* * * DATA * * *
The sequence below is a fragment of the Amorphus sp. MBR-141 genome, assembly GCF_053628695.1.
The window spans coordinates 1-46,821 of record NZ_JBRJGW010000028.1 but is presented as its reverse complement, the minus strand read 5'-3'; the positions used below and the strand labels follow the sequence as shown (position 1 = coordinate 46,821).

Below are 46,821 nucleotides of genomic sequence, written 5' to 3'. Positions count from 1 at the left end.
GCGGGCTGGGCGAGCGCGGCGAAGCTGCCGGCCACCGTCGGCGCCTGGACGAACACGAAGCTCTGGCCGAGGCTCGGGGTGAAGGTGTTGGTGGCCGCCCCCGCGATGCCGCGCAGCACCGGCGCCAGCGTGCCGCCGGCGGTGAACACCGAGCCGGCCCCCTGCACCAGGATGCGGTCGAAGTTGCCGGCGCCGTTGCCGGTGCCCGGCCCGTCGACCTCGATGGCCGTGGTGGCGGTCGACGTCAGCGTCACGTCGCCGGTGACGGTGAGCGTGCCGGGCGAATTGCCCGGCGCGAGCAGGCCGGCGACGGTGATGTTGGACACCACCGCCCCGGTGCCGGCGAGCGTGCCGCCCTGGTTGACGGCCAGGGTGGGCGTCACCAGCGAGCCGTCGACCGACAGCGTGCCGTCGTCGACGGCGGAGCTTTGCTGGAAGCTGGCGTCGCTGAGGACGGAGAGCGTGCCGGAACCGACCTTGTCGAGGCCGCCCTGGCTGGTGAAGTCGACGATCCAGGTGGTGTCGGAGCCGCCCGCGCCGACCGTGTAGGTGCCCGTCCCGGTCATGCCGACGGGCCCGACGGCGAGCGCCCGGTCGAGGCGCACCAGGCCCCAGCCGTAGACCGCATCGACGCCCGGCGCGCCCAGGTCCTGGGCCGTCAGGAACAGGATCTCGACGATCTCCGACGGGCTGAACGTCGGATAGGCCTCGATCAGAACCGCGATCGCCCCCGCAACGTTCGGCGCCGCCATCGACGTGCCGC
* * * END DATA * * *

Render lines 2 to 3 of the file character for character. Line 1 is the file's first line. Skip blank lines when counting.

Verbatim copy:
The window spans coordinates 1-46,821 of record NZ_JBRJGW010000028.1 but is presented as its reverse complement, the minus strand read 5'-3'; the positions used below and the strand labels follow the sequence as shown (position 1 = coordinate 46,821).

Below are 46,821 nucleotides of genomic sequence, written 5' to 3'. Positions count from 1 at the left end.